A Minnesota judge convicted a 44-year-old man of first-degree murder for beheading a Shakopee woman, finding beyond a reasonable doubt that Alexis Saborit committed the “brutal and vicious” crime intentionally and with premeditation in the middle of the afternoon two summers ago.
After reviewing 55-year-old America Mafalda Thayer’s autopsy report, 911 transcripts, lab reports, police reports, audio of the defendant’s alleged admissions to police, eyewitness testimony and witness accounts of Travelodge residents who encountered Saborit in the days before the killing, and numerous gruesome crime scene photos, the trial judge concluded in a Thursday verdict and order that this was not a “spontaneous” killing and certainly wasn’t one carried out in self-defense.
Chief Judge Caroline H. Lennon of the First Judicial District chronicled the stipulated evidence in the case and issued her findings of fact, that Saborit beat Thayer with an 8-pound dumbbell and cut off her head with a machete because she tried to break up with the defendant while traveling by car to a court appearance in an unrelated case around 2:30 p.m. on July 28, 2021.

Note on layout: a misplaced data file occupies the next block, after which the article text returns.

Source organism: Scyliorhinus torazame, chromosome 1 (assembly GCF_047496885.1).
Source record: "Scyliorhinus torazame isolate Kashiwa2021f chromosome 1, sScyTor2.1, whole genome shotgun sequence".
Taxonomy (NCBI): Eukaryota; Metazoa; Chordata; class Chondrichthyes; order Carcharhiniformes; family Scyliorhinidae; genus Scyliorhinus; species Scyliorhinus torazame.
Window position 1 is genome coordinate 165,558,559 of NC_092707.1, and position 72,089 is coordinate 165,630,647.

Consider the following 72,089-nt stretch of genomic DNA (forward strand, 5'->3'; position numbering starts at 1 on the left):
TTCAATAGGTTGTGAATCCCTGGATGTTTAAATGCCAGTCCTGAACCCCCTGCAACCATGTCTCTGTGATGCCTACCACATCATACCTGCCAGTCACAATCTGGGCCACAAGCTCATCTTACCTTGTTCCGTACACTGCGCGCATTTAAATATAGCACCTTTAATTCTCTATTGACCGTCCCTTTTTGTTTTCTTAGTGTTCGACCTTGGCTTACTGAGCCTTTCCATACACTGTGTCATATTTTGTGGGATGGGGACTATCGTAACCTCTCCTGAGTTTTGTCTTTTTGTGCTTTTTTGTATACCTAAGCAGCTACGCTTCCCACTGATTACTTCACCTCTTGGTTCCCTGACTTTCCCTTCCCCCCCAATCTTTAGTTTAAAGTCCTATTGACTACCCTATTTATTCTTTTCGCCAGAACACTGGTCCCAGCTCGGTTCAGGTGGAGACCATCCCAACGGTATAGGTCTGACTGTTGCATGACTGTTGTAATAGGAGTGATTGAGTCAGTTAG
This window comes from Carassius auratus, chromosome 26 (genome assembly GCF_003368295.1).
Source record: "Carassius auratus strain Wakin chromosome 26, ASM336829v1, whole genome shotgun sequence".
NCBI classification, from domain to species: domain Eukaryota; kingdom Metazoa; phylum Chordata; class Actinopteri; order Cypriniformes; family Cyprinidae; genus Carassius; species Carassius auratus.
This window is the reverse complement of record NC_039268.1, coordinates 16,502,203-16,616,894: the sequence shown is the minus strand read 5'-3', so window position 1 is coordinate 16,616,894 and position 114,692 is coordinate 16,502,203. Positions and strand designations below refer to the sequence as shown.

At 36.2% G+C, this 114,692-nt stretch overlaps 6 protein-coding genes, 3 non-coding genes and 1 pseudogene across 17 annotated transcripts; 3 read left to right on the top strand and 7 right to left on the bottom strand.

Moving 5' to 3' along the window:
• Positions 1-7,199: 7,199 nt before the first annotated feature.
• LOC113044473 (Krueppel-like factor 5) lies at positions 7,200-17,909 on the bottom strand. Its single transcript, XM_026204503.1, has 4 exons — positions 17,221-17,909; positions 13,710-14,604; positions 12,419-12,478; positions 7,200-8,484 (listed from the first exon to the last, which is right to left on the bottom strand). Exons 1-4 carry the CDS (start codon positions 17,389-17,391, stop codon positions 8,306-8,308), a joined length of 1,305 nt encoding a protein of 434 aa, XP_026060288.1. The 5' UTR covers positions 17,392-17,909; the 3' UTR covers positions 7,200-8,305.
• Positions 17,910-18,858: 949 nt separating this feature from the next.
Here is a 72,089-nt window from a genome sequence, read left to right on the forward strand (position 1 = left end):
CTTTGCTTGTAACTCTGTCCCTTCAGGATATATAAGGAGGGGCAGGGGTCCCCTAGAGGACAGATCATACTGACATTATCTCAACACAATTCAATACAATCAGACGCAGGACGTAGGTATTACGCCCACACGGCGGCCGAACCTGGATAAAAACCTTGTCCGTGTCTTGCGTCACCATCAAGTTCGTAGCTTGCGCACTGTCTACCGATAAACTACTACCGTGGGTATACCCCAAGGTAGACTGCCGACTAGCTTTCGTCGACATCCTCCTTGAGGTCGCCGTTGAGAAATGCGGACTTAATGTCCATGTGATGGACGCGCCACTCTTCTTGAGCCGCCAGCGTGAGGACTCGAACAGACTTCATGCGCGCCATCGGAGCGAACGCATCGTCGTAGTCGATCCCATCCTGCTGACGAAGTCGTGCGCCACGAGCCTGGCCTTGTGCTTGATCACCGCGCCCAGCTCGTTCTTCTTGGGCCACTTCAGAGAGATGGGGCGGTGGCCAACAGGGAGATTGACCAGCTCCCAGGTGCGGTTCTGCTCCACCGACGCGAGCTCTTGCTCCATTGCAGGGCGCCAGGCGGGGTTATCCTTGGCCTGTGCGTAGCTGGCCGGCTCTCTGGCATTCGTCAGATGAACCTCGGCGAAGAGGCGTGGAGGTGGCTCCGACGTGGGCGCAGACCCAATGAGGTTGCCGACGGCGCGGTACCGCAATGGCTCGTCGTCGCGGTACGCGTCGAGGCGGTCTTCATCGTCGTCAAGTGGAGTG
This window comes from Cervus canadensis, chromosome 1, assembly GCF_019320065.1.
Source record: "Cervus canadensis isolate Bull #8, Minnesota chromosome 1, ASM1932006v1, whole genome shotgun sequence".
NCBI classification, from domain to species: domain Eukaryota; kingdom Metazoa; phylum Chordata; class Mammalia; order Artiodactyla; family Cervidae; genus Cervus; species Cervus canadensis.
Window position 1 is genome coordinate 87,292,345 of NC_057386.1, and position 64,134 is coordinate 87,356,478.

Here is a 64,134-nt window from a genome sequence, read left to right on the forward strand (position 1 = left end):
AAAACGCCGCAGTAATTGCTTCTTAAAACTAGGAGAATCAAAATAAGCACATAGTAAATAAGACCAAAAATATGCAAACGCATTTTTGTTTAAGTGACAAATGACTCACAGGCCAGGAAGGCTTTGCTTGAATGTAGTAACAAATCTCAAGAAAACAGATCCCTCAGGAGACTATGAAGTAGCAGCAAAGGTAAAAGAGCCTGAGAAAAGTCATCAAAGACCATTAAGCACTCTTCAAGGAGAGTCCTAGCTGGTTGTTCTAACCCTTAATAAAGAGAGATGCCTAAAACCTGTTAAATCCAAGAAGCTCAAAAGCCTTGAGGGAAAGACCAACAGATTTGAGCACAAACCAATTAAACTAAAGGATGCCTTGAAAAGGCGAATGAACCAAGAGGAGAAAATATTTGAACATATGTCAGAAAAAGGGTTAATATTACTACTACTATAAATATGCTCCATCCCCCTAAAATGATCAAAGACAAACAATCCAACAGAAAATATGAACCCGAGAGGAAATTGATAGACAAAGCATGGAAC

Thayer was found at the grisly crime scene with no head and naked from the waist up, authorities said in a criminal complaint.
Witness Veniamin Jurjiu, who was in the Chrysler 300 sedan with victim and suspect just a half an hour before the murder, told authorities that the couple was arguing in Spanish and that Thayer was crying because Saborit wouldn’t go to the court hearing. According to documents, the witness left the vehicle after 5 minutes under the belief that things “seemed fine” and that Saborit had agreed to go to court after all.
Just after 2:30 p.m., however, a woman called 911 to report that she saw a man pull a headless body out of a car. Other witnesses told police that Saborit pulled the victim’s body out of the vehicle by her ankles and dropped her head on the ground.